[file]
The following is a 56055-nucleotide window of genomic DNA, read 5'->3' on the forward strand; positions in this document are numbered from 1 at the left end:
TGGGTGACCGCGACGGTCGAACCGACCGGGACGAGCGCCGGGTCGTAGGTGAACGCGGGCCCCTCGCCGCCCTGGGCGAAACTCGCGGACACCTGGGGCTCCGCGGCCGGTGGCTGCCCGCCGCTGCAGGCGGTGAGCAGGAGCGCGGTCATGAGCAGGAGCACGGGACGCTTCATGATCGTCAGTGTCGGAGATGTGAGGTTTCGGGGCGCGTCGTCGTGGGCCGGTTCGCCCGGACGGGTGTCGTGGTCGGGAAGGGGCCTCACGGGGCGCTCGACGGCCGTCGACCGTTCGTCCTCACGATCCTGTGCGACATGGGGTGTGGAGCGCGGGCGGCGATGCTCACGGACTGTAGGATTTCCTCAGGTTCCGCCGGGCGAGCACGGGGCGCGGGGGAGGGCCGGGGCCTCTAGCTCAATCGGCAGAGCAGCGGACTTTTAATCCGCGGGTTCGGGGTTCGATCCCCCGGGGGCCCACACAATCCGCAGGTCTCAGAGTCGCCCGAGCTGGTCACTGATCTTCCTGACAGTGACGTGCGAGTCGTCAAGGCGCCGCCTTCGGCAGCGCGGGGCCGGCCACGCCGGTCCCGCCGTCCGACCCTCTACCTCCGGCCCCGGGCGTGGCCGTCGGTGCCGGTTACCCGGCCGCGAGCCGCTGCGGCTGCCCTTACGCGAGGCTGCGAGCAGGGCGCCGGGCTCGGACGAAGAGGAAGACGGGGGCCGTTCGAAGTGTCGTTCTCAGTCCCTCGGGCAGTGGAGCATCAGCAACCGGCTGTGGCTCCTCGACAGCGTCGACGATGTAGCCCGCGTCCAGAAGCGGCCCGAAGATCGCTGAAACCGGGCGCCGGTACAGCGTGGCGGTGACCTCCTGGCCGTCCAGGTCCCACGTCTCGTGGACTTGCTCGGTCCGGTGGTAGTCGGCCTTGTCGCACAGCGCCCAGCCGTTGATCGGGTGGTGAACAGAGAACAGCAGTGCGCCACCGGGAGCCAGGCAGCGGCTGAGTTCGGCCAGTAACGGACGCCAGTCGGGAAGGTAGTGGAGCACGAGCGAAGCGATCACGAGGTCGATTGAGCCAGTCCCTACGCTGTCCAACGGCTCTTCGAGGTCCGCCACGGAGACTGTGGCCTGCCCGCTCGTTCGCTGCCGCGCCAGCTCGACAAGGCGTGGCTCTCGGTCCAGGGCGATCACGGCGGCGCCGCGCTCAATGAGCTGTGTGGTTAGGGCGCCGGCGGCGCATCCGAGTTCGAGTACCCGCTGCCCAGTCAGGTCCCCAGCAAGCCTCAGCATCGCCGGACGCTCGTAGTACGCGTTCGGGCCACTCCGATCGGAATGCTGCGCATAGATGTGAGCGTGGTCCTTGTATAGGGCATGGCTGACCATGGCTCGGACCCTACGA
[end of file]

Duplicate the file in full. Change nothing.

The following is a 56055-nucleotide window of genomic DNA, read 5'->3' on the forward strand; positions in this document are numbered from 1 at the left end:
TGGGTGACCGCGACGGTCGAACCGACCGGGACGAGCGCCGGGTCGTAGGTGAACGCGGGCCCCTCGCCGCCCTGGGCGAAACTCGCGGACACCTGGGGCTCCGCGGCCGGTGGCTGCCCGCCGCTGCAGGCGGTGAGCAGGAGCGCGGTCATGAGCAGGAGCACGGGACGCTTCATGATCGTCAGTGTCGGAGATGTGAGGTTTCGGGGCGCGTCGTCGTGGGCCGGTTCGCCCGGACGGGTGTCGTGGTCGGGAAGGGGCCTCACGGGGCGCTCGACGGCCGTCGACCGTTCGTCCTCACGATCCTGTGCGACATGGGGTGTGGAGCGCGGGCGGCGATGCTCACGGACTGTAGGATTTCCTCAGGTTCCGCCGGGCGAGCACGGGGCGCGGGGGAGGGCCGGGGCCTCTAGCTCAATCGGCAGAGCAGCGGACTTTTAATCCGCGGGTTCGGGGTTCGATCCCCCGGGGGCCCACACAATCCGCAGGTCTCAGAGTCGCCCGAGCTGGTCACTGATCTTCCTGACAGTGACGTGCGAGTCGTCAAGGCGCCGCCTTCGGCAGCGCGGGGCCGGCCACGCCGGTCCCGCCGTCCGACCCTCTACCTCCGGCCCCGGGCGTGGCCGTCGGTGCCGGTTACCCGGCCGCGAGCCGCTGCGGCTGCCCTTACGCGAGGCTGCGAGCAGGGCGCCGGGCTCGGACGAAGAGGAAGACGGGGGCCGTTCGAAGTGTCGTTCTCAGTCCCTCGGGCAGTGGAGCATCAGCAACCGGCTGTGGCTCCTCGACAGCGTCGACGATGTAGCCCGCGTCCAGAAGCGGCCCGAAGATCGCTGAAACCGGGCGCCGGTACAGCGTGGCGGTGACCTCCTGGCCGTCCAGGTCCCACGTCTCGTGGACTTGCTCGGTCCGGTGGTAGTCGGCCTTGTCGCACAGCGCCCAGCCGTTGATCGGGTGGTGAACAGAGAACAGCAGTGCGCCACCGGGAGCCAGGCAGCGGCTGAGTTCGGCCAGTAACGGACGCCAGTCGGGAAGGTAGTGGAGCACGAGCGAAGCGATCACGAGGTCGATTGAGCCAGTCCCTACGCTGTCCAACGGCTCTTCGAGGTCCGCCACGGAGACTGTGGCCTGCCCGCTCGTTCGCTGCCGCGCCAGCTCGACAAGGCGTGGCTCTCGGTCCAGGGCGATCACGGCGGCGCCGCGCTCAATGAGCTGTGTGGTTAGGGCGCCGGCGGCGCATCCGAGTTCGAGTACCCGCTGCCCAGTCAGGTCCCCAGCAAGCCTCAGCATCGCCGGACGCTCGTAGTACGCGTTCGGGCCACTCCGATCGGAATGCTGCGCATAGATGTGAGCGTGGTCCTTGTATAGGGCATGGCTGACCATGGCTCGGACCCTACGA